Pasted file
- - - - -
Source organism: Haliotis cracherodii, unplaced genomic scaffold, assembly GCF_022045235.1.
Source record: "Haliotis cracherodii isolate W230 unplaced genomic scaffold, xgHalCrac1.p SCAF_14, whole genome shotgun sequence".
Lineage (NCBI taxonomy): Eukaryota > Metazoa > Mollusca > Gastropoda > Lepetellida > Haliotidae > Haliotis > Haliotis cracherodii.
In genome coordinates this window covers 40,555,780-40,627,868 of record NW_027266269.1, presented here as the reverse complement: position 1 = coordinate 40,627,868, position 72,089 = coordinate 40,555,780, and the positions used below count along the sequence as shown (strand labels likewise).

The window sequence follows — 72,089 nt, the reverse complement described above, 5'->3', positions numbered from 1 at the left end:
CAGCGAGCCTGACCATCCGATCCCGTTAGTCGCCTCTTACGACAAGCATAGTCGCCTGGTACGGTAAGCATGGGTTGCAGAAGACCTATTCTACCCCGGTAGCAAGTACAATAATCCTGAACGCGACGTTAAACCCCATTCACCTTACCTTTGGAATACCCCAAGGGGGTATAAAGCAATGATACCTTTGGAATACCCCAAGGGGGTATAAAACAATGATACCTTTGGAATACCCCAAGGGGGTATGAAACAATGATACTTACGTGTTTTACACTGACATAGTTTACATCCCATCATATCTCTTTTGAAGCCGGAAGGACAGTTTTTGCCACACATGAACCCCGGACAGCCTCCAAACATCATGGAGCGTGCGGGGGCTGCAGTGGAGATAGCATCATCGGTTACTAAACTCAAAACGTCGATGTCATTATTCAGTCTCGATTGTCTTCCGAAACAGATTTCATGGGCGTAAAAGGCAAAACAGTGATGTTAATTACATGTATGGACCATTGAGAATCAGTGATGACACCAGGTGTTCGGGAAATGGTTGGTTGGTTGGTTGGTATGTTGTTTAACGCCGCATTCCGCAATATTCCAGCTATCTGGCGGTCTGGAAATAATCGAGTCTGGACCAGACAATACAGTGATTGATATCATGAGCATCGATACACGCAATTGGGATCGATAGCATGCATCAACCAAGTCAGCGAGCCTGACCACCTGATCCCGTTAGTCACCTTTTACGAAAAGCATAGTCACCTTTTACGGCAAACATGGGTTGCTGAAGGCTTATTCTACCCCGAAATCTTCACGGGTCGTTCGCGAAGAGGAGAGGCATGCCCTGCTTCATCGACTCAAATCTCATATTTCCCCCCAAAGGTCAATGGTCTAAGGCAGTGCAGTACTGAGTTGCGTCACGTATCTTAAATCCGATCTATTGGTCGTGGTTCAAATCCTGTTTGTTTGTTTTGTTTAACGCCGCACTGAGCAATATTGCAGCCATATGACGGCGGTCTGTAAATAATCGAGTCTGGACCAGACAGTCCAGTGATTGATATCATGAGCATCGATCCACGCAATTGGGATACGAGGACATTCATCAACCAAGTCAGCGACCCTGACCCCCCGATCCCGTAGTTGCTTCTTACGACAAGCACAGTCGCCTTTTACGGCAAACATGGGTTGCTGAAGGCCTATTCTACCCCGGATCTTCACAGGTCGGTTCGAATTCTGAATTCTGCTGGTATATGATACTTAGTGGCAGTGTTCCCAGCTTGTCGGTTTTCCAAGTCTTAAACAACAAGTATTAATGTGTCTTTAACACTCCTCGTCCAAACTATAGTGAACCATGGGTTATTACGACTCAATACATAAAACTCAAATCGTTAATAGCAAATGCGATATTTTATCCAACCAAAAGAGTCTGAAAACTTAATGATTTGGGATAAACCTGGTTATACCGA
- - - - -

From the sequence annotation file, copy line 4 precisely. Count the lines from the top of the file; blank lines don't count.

In genome coordinates this window covers 40,555,780-40,627,868 of record NW_027266269.1, presented here as the reverse complement: position 1 = coordinate 40,627,868, position 72,089 = coordinate 40,555,780, and the positions used below count along the sequence as shown (strand labels likewise).